A collaboration between British Airways and Velocys

We are developing plans to build the first commercial scale waste-to-transport-fuels plant in the UK, subject to planning and final investment decisions.

We combine technologies in a new way to deliver a cost-effective and sustainable supply of renewable fuels. These products are needed in order to reduce the climate change impact of travel; particularly long-haul air travel, which is likely to rely on liquid fuels for years to come.

What we plan to do

We plan to build the UK’s first commercial plant to make jet fuel from household and office waste.

The basic concept of converting solids into liquid fuels using this route has been in industrial use for decades. We have modified the process to make it suitable for the production of jet fuel and other transport fuel from waste. Our proposed plant will take hundreds of thousands of tonnes per year of household and office waste (including hard-to-recycle plastics), left over after recycling, and convert them into cleaner burning, sustainable fuels for aviation and road use. Otherwise this waste would end up in landfill, or be incinerated.

The plant’s main product will be Synthetic Paraffinic Kerosene (SPK), which is approved worldwide for commercial aviation at up to 50% in a blend with conventional jet fuel. The other product is naphtha, a constituent of petrol, which will help to reduce the net CO2 emissions of road users.

Why do it?

Our fuel will have 70% lower greenhouse gas emissions than conventional jet fuel. It also reduces exhaust pollutants – in some cases by 90%.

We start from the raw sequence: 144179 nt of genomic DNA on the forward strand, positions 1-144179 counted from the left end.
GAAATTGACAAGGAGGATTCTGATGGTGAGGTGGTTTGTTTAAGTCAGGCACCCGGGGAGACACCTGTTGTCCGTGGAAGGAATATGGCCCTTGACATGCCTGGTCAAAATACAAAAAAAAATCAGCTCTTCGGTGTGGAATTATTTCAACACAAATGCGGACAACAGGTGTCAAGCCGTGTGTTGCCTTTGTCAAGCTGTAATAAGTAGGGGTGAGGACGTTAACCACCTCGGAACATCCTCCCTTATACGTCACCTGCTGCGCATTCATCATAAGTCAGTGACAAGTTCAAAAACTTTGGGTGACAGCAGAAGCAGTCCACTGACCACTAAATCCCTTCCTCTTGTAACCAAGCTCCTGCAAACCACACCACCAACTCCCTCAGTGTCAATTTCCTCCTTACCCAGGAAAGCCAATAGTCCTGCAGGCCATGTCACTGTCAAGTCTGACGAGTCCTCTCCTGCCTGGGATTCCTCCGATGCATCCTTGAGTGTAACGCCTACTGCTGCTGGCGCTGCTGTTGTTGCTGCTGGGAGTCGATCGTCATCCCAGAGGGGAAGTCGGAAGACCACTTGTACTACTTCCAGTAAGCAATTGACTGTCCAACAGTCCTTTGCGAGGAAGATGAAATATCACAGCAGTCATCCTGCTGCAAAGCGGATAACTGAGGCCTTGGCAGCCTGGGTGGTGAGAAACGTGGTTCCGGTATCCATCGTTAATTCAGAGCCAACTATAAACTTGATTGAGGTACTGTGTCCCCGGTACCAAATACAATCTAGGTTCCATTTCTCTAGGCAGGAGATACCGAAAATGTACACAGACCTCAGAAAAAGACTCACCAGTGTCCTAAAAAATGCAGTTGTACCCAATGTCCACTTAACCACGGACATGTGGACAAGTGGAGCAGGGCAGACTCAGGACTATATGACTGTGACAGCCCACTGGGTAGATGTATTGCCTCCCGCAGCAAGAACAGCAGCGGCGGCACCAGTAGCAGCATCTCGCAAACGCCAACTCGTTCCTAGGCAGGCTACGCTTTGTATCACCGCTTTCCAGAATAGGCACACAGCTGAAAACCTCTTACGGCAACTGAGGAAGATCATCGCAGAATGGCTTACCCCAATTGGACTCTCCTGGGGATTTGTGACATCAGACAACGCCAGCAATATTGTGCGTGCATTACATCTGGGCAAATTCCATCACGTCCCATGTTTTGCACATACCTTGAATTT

Aviation accounts for around 2% of the world’s total greenhouse gas emissions, and passenger numbers are growing rapidly. Aviation is now part of a new global climate regulation, the first of its kind for any global industry, and this means the market for sustainable aviation fuels will grow in the future.

Altalto’s sustainable jet fuel will help society to continue to get the benefits of air travel whilst reducing our impact on the environment, reducing harmful emissions, and dealing with wastes that cannot be recycled effectively.

But it’s not only in aviation where Altalto can make a difference – some of our production will also be blended into petrol, helping to lower the carbon footprint of car travel.

reduction in greenhouse gases compared to conventional jet fuel
reduction in particulate matter from engine exhausts
tonnes of waste diverted from landfill or incineration

The annual production of fuels at the plant would result in a net reduction of CO2 equivalent to taking at least 40,000 petrol cars off the road every year.

In addition, the plant will prevent fugitive methane emissions (the irregular emissions of methane from landfill sites as biogenic material decomposes). For each tonne of biogenic waste that goes to landfill, 0.5 tonne CO2 equivalent would be emitted. Avoiding over 500,000 tonnes/year of non-recyclable waste going to landfill is equivalent to taking a further 50,000 cars off the road.

Who are we?

Altalto is derived from the Latin, ‘Altus’ meaning ‘high’ and ‘Alter’ meaning ‘other’ in recognition of the alternative aviation fuels we will be making.

British Airways intends to use jet fuel from the plant in its aircraft. The project forms part of the airline’s goal to develop long-term, sustainable fuel options that will help power its aircraft for years to come. This will contribute to its commitment to reduce net carbon emissions by 50 per cent by 2050.

Velocys is leading the development of the Altalto Immingham project and assembling all the technology components into an integrated design. Velocys also supplies one of these components: the crucial Fischer-Tropsch technology, the part of the plant that turns synthesis gas into the hydrocarbons required to create the sustainable fuels.

To find out more about Velocys, visit our website.